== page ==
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Relax and go with the flow: study shows comfort is key to speed

By Nikki Weingartner     Apr 12, 2009 in Environment
In a state with over half of its roads made of gravel, a study targeted at drivers on those roads shows that comfort is key when choosing a speed.
A recent study at Kansas State University shows some pretty interesting finds with regards to the effectiveness of speed-limit signs. People just go with the flow, it seems, basing their driving speeds on conditions and perceptions instead of number limitations.
Because over half of the Kansas road system is made up of around 80,000 miles of gravel roads and most of those roads do not post the maximum speeds, drivers in the state are essentially left to their own devices when making their way from point "A" to point "B."
The maximum speed limit in the state of Kansas is 55 miles per hour for gravel roads, regardless of whether or not it is posted. Local lawmakers can reduce those speeds within their own jurisdictions.
According to information from the University:
researchers monitored 41 sites, each for about one week. They looked to see if there was a difference between actual driving speeds and the speed limit. The researchers also looked at various factors like the different types of gravel roads; the number of crashes on the gravel roads; the width of the roads; the amount of heavy vehicles and traffic parameters like volume. Additionally, the researchers sent surveys to residents living near gravel roads. Dissanayake said the project only looked at straight sections of roadways and avoided curves, slopes, bridges and other factors that likely would affect the drivers' speeds.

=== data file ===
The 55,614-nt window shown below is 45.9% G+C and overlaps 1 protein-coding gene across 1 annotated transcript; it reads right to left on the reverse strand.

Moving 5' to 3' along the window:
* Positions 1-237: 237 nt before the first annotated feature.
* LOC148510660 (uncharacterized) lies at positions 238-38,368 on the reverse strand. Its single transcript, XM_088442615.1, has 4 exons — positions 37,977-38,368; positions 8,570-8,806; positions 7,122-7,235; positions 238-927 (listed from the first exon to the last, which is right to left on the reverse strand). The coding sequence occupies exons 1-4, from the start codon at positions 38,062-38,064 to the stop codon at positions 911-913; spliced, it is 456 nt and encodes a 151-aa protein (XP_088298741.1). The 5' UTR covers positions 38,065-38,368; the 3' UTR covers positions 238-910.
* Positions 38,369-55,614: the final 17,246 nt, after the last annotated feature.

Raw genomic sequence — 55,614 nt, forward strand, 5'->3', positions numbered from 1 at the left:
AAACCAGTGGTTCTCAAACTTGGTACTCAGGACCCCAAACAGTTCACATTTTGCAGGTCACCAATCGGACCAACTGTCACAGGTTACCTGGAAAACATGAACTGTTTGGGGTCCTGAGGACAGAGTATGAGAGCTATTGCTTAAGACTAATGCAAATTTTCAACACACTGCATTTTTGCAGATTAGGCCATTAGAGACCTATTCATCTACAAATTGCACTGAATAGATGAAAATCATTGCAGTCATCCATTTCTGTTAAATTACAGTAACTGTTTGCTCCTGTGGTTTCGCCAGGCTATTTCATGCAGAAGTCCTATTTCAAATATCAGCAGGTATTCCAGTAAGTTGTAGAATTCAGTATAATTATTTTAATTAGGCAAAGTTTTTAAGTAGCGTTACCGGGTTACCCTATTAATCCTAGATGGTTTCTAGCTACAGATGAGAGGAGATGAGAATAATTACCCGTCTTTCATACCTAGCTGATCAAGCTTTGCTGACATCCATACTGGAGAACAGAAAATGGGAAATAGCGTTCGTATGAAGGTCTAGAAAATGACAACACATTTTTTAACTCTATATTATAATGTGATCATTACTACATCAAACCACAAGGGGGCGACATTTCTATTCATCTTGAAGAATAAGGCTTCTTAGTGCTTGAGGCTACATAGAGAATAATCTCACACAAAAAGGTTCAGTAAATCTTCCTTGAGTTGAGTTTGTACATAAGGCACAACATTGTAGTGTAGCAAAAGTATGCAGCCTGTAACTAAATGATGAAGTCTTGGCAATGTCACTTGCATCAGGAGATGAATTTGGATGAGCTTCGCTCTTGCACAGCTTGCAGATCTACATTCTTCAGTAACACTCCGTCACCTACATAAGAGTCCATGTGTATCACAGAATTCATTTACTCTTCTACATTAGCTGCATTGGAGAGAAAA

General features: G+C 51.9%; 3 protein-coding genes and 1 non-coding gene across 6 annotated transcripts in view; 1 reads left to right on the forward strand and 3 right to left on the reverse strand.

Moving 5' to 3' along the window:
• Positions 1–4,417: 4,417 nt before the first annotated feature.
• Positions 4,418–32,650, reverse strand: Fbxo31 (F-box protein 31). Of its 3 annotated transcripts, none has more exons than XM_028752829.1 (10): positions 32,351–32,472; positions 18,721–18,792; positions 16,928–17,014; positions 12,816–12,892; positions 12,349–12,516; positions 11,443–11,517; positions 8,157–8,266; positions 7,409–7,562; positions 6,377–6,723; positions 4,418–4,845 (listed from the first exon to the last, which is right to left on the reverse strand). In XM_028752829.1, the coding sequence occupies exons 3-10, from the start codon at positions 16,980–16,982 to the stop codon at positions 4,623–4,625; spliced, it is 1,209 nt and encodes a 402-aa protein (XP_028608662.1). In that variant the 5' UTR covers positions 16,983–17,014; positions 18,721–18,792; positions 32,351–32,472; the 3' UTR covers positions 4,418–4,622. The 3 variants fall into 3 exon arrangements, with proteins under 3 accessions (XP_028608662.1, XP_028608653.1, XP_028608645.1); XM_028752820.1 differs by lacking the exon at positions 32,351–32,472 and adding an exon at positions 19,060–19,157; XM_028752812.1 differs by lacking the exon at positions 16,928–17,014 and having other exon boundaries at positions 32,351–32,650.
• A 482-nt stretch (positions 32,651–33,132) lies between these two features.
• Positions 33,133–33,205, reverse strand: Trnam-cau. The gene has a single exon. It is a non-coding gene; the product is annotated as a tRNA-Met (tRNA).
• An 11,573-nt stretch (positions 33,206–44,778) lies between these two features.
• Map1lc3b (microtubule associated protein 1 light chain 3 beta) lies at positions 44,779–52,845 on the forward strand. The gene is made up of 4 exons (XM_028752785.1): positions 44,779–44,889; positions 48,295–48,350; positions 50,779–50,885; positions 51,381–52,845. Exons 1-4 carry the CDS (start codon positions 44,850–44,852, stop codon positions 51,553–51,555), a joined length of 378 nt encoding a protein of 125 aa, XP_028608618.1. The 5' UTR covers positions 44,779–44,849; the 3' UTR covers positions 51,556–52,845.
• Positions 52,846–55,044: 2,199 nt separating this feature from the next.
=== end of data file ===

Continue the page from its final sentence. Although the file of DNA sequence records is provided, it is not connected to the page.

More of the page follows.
The researchers found that people drove faster when gravel roads were sandier and when they were wider. They also found that heavy vehicles drove faster than smaller vehicles. However, when it came to speed limits and the actual speeds driven, the difference was not significant between 35 mph and 55 mph roads.
One county in Kansas did have a lower limit on its gravel roads than the others, actually posting a 35 mph speed limit. A post that creates problems for drivers according to the study researcher, Sunanda Dissanayake.
Overall, the study found that there was no benefit to reducing speed limits on gravel roads as people tended to stay under the limit. It also found that people simply drive at speeds with which they are comfortable instead of sticking to a number. The crash rate was relatively the same as other roads. However, the money spent on posting speed limit signs as well as sign maintenance would essentially be a waste of funds and as researches claim, could serve to reduce driver respect:
"The only thing is that you might lose the respect of the drivers. The majority are driving under the speed limit, so why do you need to lower it?"
The study was targeted to gravel roads, however, and extrapolation onto paved highways would be highly inadvisable.
Study results will be presented next week at the Kansas Transportation Engineering Conference.
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